Upon moving into our dorm in Sproul Hall, my pun loving roommate and I hung up a picture of Dylan and Cole Sprouse as an homage to the close proximity of the names. However, ever since we did that, we are seeing the twins all over the place: in articles, on the internet, and even around campus. I thought I was going crazy, but I came upon an important question to ask. Am I really seeing them more, or am I just noticing them more?
It turns out that what I’m experiencing is referred to as the frequency illusion, or the Baader-Meinhof phenomenon. The phenomenon is when you notice, experience, or learn about something and it begins to come up in a number of different places. The phrase was coined in 1994 by The St. Paul Minnesota Pioneer Press when a commentator working there heard the name of the left-wing German terrorist group twice in 24 hours. In 2009, Stanford Professor Arnold Zwicky refined the phenomenon to become the Frequency Illusion.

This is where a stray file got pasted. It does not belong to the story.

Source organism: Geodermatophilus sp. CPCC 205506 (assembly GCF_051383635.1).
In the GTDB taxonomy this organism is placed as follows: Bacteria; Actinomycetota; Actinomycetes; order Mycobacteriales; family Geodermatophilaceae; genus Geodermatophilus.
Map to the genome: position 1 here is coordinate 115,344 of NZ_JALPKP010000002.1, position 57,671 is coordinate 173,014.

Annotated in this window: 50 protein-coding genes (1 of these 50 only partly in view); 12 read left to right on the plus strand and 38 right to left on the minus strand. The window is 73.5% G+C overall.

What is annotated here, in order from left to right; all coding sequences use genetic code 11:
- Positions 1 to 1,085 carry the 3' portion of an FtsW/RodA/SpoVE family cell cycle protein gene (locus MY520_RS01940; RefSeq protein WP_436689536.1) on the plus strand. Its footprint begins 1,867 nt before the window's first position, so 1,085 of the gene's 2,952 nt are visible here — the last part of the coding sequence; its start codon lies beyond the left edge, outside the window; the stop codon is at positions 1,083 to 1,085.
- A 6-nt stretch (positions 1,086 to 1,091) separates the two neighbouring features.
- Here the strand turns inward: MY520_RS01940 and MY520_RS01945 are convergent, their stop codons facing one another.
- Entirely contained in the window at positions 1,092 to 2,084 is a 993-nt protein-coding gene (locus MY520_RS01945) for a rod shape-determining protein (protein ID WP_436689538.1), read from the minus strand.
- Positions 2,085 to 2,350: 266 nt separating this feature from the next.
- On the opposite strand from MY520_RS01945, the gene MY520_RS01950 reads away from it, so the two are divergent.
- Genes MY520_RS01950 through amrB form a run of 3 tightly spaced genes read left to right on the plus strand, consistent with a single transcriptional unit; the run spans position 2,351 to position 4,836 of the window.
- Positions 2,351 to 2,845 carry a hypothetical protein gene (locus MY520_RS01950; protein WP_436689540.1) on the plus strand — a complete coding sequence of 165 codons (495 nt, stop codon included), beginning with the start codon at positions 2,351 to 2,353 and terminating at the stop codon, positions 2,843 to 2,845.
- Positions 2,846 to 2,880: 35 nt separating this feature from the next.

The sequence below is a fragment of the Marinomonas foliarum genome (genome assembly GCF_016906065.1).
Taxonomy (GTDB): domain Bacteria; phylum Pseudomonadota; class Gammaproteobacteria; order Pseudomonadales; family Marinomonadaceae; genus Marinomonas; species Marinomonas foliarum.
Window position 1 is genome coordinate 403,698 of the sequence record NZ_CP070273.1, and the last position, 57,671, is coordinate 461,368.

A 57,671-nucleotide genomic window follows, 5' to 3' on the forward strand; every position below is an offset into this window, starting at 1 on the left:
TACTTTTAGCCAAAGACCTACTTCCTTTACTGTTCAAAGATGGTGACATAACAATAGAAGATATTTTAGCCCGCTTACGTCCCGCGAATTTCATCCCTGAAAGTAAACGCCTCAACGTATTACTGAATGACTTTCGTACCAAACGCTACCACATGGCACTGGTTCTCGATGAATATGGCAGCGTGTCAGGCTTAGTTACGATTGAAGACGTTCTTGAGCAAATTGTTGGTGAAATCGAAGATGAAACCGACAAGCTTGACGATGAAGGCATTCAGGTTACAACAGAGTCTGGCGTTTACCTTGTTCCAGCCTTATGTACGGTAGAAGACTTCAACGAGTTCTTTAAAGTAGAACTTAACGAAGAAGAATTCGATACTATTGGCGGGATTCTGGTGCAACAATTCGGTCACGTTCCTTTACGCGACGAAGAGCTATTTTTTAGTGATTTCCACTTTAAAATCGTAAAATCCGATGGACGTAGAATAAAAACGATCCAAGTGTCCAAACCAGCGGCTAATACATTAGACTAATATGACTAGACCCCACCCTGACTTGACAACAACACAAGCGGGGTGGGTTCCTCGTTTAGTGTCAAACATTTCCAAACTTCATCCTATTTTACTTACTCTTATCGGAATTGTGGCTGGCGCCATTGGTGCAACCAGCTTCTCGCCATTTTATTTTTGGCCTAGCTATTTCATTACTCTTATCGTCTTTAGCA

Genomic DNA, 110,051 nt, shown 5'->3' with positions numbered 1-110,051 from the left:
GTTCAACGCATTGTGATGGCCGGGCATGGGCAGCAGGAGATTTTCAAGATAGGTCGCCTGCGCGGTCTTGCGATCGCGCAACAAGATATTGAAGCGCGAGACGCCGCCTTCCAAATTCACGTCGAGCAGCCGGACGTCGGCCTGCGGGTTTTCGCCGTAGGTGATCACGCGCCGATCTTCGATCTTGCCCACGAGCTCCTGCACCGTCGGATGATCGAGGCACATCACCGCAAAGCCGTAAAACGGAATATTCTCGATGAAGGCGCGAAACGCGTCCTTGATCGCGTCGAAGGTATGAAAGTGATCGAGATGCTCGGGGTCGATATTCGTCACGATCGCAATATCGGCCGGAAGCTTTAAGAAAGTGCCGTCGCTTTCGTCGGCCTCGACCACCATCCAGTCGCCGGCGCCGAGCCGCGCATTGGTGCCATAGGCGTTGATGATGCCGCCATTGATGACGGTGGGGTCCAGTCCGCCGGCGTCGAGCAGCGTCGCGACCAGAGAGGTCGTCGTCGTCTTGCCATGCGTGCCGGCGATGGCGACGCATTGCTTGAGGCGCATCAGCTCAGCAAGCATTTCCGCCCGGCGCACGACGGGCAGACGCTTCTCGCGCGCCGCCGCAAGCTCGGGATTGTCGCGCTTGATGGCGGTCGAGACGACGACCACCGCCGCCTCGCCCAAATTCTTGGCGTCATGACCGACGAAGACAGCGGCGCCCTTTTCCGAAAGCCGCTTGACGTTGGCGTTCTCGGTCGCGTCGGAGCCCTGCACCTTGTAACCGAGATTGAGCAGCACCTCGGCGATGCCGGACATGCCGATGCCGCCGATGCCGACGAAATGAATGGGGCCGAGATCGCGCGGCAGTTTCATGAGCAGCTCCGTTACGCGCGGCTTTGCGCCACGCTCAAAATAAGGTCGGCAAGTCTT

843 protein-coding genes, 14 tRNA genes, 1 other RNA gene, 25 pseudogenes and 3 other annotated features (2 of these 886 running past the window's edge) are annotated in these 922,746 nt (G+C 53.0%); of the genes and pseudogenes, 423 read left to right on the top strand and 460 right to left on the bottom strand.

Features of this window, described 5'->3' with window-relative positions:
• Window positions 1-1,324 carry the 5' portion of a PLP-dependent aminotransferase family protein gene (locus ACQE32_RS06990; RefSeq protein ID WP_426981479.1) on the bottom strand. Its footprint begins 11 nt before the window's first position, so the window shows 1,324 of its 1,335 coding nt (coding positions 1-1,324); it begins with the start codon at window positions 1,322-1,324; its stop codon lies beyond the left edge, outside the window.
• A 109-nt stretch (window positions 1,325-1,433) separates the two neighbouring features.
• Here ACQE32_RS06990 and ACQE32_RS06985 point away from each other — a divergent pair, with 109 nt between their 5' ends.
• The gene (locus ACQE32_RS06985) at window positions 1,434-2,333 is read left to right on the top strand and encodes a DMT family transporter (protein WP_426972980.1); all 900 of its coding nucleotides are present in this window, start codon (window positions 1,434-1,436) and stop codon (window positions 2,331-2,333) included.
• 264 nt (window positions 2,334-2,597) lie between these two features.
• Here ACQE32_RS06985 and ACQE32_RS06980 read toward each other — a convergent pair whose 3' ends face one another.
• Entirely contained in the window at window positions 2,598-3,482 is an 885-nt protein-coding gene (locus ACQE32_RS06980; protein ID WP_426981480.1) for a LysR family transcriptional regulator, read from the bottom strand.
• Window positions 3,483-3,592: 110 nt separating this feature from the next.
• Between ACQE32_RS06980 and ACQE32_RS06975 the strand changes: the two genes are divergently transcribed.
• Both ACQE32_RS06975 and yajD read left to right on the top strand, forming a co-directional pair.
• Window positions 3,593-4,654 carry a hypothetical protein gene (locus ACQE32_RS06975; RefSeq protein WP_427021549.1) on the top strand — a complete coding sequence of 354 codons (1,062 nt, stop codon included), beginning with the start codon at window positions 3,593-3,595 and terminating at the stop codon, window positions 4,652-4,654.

There are two psychological processes that take place when someone gets swept up in the illusion: selective attention and confirmation bias. Selective attention occurs when you hear a term and your brain subconsciously keeps an eye out for it. Therefore, when you come across something you’ve seen or heard recently, you are prone to notice it more than you would have before. Once you begin to see more reoccurrence, the confirmation bias begins to kick in. The confirmation bias is a type of skeptical thinking in which one tends to favor information that supports their pre-existing hypotheses and opinions.
Once your selective attention triggers, the confirmation bias leads you to believe that you have seen the corresponding term more often than usual, when in reality it’s just supporting your original hypothesis and belief that it is in fact “everywhere” you look. It turns out that I am not actually seeing the Sprouse twins more than usual, my selective attention is just noticing every mention and appearance of them, and my confirmation bias is leading me to think that it is more than a coincidence.